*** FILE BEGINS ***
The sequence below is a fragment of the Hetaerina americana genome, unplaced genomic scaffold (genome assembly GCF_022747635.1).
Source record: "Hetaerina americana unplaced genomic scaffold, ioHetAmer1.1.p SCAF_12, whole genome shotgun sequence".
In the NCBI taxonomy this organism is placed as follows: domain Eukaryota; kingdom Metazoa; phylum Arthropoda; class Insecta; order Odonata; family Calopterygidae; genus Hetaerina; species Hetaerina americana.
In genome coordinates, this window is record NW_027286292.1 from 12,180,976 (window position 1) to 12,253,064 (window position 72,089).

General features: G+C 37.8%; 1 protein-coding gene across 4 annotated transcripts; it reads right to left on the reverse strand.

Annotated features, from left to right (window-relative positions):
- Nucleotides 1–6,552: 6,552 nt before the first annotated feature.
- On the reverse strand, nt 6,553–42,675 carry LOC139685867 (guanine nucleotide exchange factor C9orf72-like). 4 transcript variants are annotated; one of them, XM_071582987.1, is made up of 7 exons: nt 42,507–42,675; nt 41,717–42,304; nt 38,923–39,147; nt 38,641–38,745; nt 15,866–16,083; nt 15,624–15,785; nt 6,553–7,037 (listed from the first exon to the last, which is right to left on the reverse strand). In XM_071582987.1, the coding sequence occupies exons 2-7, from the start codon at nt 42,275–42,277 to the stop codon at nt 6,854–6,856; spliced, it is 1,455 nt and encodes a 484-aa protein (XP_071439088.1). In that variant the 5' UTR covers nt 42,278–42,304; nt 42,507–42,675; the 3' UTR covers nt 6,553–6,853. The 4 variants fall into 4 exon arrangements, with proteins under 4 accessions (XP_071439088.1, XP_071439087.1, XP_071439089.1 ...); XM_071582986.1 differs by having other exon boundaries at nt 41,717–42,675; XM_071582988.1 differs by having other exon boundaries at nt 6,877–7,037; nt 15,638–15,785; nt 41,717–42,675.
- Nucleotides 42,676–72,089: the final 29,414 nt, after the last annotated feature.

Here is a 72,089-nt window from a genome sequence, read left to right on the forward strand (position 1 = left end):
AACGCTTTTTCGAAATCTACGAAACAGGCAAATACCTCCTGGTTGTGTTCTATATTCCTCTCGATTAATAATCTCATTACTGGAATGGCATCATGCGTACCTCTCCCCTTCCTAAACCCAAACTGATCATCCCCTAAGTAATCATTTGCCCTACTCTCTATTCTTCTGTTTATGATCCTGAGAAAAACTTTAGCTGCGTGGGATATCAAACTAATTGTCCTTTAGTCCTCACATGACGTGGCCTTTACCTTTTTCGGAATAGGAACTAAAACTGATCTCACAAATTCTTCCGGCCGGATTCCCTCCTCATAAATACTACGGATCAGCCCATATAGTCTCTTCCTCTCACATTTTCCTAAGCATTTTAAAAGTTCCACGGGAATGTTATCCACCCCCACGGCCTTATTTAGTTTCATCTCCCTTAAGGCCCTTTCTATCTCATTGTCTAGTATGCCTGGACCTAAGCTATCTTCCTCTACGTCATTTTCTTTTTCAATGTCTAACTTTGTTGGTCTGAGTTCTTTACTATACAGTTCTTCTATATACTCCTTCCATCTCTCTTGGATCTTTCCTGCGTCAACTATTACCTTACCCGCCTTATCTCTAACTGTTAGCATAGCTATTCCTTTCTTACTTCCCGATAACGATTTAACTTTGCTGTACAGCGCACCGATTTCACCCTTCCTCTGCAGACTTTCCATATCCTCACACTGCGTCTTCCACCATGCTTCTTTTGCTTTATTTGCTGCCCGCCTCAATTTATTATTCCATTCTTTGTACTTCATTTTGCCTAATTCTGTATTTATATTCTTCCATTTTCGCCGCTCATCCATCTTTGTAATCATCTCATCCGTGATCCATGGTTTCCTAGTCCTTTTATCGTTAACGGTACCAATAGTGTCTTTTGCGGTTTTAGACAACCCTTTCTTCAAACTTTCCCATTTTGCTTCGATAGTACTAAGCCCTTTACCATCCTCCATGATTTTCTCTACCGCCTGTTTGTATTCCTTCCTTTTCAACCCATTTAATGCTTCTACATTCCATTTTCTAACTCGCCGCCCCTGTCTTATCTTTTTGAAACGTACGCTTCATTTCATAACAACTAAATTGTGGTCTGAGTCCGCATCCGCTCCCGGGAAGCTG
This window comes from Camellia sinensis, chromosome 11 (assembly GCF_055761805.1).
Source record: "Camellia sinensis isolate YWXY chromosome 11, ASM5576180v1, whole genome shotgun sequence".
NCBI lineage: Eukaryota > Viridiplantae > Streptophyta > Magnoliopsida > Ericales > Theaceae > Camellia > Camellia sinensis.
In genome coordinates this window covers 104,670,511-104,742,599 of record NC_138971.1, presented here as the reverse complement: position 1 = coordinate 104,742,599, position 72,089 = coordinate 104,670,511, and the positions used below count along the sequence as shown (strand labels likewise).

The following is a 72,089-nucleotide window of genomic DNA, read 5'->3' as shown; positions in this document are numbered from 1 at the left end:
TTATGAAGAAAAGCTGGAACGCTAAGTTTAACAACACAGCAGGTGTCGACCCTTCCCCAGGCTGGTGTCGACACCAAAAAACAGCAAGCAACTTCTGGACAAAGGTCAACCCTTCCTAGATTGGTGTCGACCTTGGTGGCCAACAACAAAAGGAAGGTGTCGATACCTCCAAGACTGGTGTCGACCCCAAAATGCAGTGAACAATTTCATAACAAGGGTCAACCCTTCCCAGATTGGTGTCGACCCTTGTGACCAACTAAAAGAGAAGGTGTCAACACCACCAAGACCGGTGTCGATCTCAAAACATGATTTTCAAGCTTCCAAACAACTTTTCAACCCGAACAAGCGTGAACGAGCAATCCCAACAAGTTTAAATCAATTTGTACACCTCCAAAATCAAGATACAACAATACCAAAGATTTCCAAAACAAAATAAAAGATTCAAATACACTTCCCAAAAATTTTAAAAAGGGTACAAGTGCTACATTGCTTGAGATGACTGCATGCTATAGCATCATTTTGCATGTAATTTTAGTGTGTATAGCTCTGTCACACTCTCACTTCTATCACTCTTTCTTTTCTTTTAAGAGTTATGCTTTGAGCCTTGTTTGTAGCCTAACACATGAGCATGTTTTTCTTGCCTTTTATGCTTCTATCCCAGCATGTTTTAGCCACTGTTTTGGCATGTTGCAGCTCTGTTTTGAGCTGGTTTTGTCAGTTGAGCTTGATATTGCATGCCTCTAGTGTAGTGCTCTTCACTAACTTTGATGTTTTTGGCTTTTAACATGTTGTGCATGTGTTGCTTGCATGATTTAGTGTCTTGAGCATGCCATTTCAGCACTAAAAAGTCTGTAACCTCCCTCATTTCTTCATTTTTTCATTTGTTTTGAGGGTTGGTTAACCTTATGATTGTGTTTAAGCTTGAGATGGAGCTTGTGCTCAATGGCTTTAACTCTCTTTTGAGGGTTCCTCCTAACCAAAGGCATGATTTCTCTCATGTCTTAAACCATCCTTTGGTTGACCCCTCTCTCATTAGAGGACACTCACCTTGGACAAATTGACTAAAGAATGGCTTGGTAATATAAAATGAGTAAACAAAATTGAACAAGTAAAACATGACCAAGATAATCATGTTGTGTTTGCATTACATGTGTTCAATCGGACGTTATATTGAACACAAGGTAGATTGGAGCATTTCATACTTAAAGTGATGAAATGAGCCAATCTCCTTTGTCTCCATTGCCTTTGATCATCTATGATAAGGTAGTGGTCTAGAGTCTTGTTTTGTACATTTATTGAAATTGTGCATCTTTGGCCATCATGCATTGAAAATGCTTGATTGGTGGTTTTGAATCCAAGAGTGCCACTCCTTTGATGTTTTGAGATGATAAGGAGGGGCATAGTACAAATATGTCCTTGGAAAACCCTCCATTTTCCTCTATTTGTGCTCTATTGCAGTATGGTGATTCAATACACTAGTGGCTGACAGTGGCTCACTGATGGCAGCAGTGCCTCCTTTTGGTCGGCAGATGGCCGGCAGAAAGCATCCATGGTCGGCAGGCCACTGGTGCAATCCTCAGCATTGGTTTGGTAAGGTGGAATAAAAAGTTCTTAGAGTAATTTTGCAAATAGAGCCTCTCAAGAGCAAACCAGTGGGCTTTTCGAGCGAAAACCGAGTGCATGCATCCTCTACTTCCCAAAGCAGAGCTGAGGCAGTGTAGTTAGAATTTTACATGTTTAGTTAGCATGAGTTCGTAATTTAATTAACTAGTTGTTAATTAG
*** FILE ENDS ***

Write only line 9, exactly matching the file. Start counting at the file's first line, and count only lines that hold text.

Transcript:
- Nucleotides 42,676–72,089: the final 29,414 nt, after the last annotated feature.